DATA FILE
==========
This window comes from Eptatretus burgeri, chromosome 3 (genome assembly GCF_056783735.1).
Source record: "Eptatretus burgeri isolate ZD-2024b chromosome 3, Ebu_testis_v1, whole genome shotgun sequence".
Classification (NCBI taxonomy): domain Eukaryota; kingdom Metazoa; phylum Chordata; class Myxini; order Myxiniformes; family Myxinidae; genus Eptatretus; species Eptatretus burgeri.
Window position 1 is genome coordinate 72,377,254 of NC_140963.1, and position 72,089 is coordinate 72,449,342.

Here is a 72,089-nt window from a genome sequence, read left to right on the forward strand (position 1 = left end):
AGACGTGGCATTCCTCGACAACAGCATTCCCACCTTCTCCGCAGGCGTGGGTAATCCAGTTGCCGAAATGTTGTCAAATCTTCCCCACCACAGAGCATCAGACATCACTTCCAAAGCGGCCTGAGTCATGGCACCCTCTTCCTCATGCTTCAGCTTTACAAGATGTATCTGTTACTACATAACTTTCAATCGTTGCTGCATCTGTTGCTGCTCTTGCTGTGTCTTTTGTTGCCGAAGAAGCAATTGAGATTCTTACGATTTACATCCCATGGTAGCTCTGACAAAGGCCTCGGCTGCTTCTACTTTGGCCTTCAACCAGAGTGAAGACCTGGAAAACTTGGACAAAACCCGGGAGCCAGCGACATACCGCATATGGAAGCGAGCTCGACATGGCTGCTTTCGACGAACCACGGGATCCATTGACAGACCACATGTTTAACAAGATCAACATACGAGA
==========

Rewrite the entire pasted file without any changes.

This window comes from Eptatretus burgeri, chromosome 3 (genome assembly GCF_056783735.1).
Source record: "Eptatretus burgeri isolate ZD-2024b chromosome 3, Ebu_testis_v1, whole genome shotgun sequence".
Classification (NCBI taxonomy): domain Eukaryota; kingdom Metazoa; phylum Chordata; class Myxini; order Myxiniformes; family Myxinidae; genus Eptatretus; species Eptatretus burgeri.
Window position 1 is genome coordinate 72,377,254 of NC_140963.1, and position 72,089 is coordinate 72,449,342.

Here is a 72,089-nt window from a genome sequence, read left to right on the forward strand (position 1 = left end):
AGACGTGGCATTCCTCGACAACAGCATTCCCACCTTCTCCGCAGGCGTGGGTAATCCAGTTGCCGAAATGTTGTCAAATCTTCCCCACCACAGAGCATCAGACATCACTTCCAAAGCGGCCTGAGTCATGGCACCCTCTTCCTCATGCTTCAGCTTTACAAGATGTATCTGTTACTACATAACTTTCAATCGTTGCTGCATCTGTTGCTGCTCTTGCTGTGTCTTTTGTTGCCGAAGAAGCAATTGAGATTCTTACGATTTACATCCCATGGTAGCTCTGACAAAGGCCTCGGCTGCTTCTACTTTGGCCTTCAACCAGAGTGAAGACCTGGAAAACTTGGACAAAACCCGGGAGCCAGCGACATACCGCATATGGAAGCGAGCTCGACATGGCTGCTTTCGACGAACCACGGGATCCATTGACAGACCACATGTTTAACAAGATCAACATACGAGA